Fable 2 would comment on this subtly by just killing off the guy. How or why he was killed is not explained, but loading screens mention that his body was discovered with the words "Your Health Is Low" carved into his forehead. This would imply that he was constantly saying this to everyone he met, and also that video game characters don't like being reminded of their mortality.
Mass Effect 3 Explains Away A Glitch As A Character Being Stressed
The story options in the Mass Effect games are based on choice. Actions in the first will roll over to the next, and then to the third game. Take Conrad Verner, who is a fanboy of main character Shepard. He tries to join Shep's team in the first game despite having no training, and Shep can defuse the situation, either with words or by waving a gun. In Mass Effect 2, Conrad returns, and if you previously pointed a gun in his face, he'll say, "You shoved a gun in my face." And if you calmly talked him down ... well, he'll still say, "You shoved a gun in my face."
It's a minor glitch that many fans were annoyed by; one that would eventually look absolutely quaint compared to the Escape from Glitch Mountain that was Mass Effect: Andromeda. But in 3, Conrad pops up again, and after finding that he's joined a terrorist organization, Shep chews him out. Connor will then break down and start apologizing profusely, saying, "Just ... I'm sorry. I'm sorry if I ever accused you of pointing a gun at me when you didn't actually do that. I was really stressed out." See? It wasn't a glitch. He was just having those classic "Stop pointing a nonexistent gun at me!" mood swings. Problem solved.
Dragon Age: Inquisition Explains A Glitched Animation As The Character Trying To Look At Their Crush
In Dragon Age: Inquisition, there is a trans NPC called Krem, who represents a nice step forward for inclusivity in games, but with one strange flaw: He can't use a chair. The collision detection is wonky, and as such, Krem will approach the furniture as if the true fantasy in Dragon Age are such mystic, unknowable objects.
He'll stand on it, stand through it, or sit up on its back. The poor guy just can't get it right.
Then, in one of the DLCs, Krem gets himself a love interest, who happens to be a singer at the tavern he spends so much time in. After a little quest, he plucks up the courage to talk to her and reveals that he's always liked her, and he's watched her from afar. And he'd do that by ... standing on his chair to get a better look at her. Sounds like the exact kind of excuse someone would make to hide that they don't know how chairs work.
Fortnite Set Up A Memorial For A Failed Rescue Mission
Chaotic online multiplayer games like Fortnite are a joy mostly because of the spontaneous moments of slapstick absurdity that can occur out of nowhere. That's why it's so popular with streamers; watch long enough, and something truly stupid will happen. For example, one streamer, Muselk, decided to boldly attempt a rescue of a player called Chappadoodle, who'd fallen off the side of a map and got caught on a ledge, unable to jump high enough to return to the game. So Muselk tried to rescue him with a golf cart. To put it gently, it didn't go according to plan.
Yep, Muselk accidentally ran over the very person he was trying to save. This brings us to the other thing that makes Fortnite so popular, which is the constant stream of weekly new content (which isn't so great for the people who work at Epic Games). So when the game was updated the following week, the developers inserted a gravestone in the location of the golf cart mishap, complete with the tires of the tragic vehicle:
Gamers even held in-game funerals, and of course it ended in desecration and a mass brawl.
It Is Canon That Lara Croft Locked Her Butler In A Freezer
In Tomb Raider 2 for the PS1, a tutorial has you mess around in Lara's house, and it's honestly more fun than the "exotic" locations of the main story. Lara is also followed around by her slow butler, and since her mansion includes a walk-in freezer with a lockable door, there isn't a player alive who didn't trap the old dude in there.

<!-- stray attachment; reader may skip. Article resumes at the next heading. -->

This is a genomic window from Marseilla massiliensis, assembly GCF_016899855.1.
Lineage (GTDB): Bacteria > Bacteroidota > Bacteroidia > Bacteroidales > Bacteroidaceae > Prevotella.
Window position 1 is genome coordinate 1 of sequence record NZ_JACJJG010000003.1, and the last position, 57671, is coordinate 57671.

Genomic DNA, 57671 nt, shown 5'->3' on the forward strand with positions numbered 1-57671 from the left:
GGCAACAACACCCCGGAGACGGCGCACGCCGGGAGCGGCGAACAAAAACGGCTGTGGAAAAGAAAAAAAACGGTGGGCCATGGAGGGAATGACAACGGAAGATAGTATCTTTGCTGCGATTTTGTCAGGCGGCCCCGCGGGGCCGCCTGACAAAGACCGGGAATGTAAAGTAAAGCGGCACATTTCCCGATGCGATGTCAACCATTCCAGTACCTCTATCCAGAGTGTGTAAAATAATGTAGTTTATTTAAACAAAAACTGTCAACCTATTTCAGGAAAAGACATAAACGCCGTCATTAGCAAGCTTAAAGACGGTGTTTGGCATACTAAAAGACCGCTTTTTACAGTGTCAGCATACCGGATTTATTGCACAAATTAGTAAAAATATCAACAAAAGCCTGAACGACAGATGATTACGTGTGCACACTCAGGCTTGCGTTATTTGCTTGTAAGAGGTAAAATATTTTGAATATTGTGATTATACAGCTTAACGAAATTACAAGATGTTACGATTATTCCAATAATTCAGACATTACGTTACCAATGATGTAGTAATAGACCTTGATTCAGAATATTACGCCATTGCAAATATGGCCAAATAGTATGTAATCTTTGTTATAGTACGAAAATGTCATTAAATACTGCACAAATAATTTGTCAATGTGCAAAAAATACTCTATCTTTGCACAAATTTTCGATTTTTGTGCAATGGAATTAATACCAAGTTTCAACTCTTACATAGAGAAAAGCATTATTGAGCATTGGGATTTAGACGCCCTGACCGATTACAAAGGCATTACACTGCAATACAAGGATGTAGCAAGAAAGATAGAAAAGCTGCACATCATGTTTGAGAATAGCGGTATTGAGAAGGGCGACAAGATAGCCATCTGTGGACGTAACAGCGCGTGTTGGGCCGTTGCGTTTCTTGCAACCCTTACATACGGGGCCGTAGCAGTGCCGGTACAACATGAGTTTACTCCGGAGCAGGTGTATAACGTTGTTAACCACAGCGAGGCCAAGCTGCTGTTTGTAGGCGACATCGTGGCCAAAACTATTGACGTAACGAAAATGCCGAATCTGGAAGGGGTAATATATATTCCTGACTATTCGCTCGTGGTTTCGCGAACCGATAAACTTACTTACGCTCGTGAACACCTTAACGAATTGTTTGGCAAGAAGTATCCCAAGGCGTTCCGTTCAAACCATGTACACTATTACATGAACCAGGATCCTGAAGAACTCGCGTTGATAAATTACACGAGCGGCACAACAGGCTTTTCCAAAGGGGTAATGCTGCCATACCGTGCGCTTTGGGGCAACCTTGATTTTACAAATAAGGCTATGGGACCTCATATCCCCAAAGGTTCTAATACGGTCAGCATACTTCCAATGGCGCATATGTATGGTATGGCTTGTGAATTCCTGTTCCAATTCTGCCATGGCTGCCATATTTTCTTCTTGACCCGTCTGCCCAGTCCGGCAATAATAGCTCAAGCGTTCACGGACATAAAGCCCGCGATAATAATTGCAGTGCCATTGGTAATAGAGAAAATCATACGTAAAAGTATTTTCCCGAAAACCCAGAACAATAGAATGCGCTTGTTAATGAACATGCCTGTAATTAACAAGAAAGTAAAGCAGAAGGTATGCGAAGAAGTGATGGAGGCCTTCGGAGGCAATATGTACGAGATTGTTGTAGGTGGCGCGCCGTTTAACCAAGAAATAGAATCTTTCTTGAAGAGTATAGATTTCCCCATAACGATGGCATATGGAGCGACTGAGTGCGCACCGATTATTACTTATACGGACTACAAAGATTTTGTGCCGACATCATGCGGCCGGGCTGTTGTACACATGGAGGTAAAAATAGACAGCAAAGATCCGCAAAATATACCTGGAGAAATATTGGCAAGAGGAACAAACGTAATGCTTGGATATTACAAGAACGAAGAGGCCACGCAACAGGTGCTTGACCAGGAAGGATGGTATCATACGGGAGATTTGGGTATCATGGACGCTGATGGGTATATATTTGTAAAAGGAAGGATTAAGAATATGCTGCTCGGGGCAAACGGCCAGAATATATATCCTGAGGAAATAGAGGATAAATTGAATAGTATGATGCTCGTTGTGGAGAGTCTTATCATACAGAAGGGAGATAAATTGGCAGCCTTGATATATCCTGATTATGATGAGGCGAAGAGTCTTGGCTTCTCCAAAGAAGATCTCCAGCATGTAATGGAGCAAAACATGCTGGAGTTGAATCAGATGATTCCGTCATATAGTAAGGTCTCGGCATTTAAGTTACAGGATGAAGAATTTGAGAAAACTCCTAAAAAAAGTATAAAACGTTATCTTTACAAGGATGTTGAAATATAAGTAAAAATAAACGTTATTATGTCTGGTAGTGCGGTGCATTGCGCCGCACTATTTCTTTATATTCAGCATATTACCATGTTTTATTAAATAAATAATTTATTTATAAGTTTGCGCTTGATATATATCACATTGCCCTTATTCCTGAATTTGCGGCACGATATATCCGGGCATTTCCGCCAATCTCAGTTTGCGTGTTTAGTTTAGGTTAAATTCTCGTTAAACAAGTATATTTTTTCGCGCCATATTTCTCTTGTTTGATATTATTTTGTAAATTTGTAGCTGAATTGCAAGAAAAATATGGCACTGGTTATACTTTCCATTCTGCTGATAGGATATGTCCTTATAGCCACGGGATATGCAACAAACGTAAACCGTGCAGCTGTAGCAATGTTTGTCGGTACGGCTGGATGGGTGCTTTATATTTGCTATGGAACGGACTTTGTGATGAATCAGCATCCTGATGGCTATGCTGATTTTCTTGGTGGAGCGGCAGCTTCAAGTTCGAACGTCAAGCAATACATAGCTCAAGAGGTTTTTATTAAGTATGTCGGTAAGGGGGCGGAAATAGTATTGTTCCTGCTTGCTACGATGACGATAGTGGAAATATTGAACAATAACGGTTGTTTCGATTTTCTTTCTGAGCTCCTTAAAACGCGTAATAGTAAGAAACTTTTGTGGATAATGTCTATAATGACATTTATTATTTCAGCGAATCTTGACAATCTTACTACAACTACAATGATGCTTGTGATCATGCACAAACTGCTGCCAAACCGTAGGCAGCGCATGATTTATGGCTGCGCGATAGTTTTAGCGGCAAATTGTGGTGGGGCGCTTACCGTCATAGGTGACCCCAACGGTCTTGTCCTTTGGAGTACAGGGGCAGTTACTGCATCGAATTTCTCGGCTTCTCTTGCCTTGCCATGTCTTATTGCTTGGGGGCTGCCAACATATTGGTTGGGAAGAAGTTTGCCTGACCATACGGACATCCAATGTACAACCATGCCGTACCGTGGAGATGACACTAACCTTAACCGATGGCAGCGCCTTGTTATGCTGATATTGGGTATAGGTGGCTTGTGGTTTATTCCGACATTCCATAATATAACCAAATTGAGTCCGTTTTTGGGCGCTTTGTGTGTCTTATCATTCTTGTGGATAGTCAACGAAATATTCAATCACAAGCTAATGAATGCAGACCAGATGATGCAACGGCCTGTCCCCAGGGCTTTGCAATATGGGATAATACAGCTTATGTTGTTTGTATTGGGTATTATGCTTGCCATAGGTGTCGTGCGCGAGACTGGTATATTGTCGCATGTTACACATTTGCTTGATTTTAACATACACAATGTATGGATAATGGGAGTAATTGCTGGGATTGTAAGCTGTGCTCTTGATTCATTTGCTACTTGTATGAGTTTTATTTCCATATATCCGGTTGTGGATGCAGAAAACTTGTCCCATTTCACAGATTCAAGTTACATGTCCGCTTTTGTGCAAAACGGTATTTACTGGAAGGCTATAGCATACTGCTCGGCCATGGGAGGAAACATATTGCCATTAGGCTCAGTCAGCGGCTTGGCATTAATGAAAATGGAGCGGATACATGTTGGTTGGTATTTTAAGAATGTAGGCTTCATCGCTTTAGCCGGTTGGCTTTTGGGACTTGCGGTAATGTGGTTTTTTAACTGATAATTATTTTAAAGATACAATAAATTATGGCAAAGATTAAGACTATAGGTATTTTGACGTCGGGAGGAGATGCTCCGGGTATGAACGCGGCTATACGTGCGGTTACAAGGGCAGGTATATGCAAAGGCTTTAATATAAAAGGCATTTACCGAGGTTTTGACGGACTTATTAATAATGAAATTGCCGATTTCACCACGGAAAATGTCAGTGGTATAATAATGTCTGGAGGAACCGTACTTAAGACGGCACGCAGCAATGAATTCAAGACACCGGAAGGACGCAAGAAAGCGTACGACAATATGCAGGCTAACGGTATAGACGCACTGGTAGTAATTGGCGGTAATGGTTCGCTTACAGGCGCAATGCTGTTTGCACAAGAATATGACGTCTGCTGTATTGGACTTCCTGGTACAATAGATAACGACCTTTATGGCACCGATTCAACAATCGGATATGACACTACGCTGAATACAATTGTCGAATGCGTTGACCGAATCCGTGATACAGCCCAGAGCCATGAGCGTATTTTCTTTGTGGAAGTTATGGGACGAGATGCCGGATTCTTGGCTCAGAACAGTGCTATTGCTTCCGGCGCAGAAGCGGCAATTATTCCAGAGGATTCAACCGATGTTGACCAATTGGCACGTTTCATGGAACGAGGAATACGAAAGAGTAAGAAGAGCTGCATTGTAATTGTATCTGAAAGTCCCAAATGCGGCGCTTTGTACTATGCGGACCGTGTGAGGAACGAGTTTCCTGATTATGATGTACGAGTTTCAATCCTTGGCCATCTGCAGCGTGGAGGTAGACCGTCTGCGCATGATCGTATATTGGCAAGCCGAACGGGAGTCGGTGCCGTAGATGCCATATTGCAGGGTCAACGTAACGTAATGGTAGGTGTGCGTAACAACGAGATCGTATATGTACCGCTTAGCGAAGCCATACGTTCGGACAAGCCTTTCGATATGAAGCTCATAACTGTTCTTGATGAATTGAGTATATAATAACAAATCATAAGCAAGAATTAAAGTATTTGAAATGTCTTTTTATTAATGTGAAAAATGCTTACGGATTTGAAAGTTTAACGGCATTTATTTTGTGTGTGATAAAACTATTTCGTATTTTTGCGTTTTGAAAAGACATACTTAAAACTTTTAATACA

Fast-forward some 15 years, and in Shadow Of The Tomb Raider, you can find a letter from Lara's butler to her absent father from when Lara was a misbehaving child. In it, he references how Lara would lock him in the freezer. In fact, the butler complains that he remained there until another member of the staff came and freed him. Sure, it's a choice millions of players made on their own, but it's so much worse when it's backstory canon.
The Hitman Series Keeps Referencing Lost Placeholder Text
Hitman: Blood Money had a description for every item, with most of it being variations on "This is a gun." However, there were other, less murder-y items, and they too have descriptions, like a crate of food designed to stash a knife. So what does the game say about this crate? "Allan please add details." Clearly, Allan forgot, and it has since become a running joke in the series. For example, when the game got an HD remaster a decade later, they didn't merely polish the polygons:
It's been a decade, and they're still waiting on details. This little recurring Easter egg wisely skipped Absolution, but triumphantly returned in Hitman 2016. There, the title screen has fast-moving background computer code, and one such line is asking Allan to please remove the placeholder text. Come on, Allan. Get it together.
The PS4 Spider-Man References The Annoying Balloon-Collecting Mission From Spider-Man 2
2004's Spider-Man 2 featured a huge open world, great writing, incredible web-swinging mechanics, and a truly exhausting side quest wherein you had to rescue a kid's balloons. Over and over again, you'd find a kid who'd let go of his balloon and you had to go get it -- something that was apparently more important than stopping Dr. Octopus.
Almost 15 years later, Spider-Man for the PS4 includes a parade of goals, like photographing landmarks, helping Norman Osborn set up a spy network, and rescuing pigeons for the guy from The Walking Dead, which honestly seems like an even worse waste of time. Best of all, though, are Spidey's backpacks (dozens of which you must find, one by one), which contain many references, including a picture a kid drew for him:
It's a picture of Spider-Man rescuing the kid's balloon. Incarnations of the hero come and go, with the only constant being great responsibility and an undying need to waste his time saving elementary schoolers from a life of balloon-less-ness. Why not just give him a dollar to go get another one? You've got lives to save!